Author: Marilynne Robinson
Length: 325 pages
Genre: Literary fiction
Plot Basics: Covering much of the same ground as the Pulitzer-prize winning, “Gilead,” this story tells the tale of Jack Boughton’s homecoming, told from the perspective of his sister Glory, who’s caring for their elderly father. Jack left the idyllic town of Gilead more than 20 years ago in shame and now, returns, in just as much shame. He tries to reconcile his life with what his father and Reverend Ames want for him.
Banter Points: My book club read “Gilead” and I loved it, the quiet, powerful prose. One of the other gals recommended that I go on and read Robinson’s quasi-sequel. It took me a while to get into “Home” and I remembered the same was true with “Gilead,” but at the end, I found myself entirely caught up in the lives of the Boughtons. For a story that ties to her masterwork, Robinson did a great job of making the voice and the style different, even while capturing what makes this world so believable to inhabit. By the end, I had tears, and I wanted to stay with Jack and Glory.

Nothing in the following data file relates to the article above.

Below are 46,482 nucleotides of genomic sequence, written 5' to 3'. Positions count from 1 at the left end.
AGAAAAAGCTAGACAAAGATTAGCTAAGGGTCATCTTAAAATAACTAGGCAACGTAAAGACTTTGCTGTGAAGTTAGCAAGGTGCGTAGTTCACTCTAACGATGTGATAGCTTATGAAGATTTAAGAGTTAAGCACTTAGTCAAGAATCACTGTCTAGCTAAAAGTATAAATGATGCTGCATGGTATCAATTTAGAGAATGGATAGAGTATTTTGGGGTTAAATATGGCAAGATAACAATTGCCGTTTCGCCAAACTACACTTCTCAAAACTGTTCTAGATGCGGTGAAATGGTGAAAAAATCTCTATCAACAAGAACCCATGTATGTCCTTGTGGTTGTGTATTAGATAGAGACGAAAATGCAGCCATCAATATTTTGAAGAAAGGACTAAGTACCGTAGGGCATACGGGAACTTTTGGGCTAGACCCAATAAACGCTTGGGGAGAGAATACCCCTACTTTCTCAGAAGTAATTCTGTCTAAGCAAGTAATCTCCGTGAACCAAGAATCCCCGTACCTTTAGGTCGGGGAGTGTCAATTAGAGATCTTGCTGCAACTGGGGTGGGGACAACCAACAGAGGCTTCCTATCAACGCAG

Bummer Points: This book is very wordy and slow. I tend to like dialogue driven works, and the time to sink into the mostly narrative and descriptive prose will be a turn-off for some readers.
Word Nerd Recommendation: If you haven’t read “Gilead,” that’s a must. This one is like a homecoming, to return to her vivid prose and spend more time with characters you like.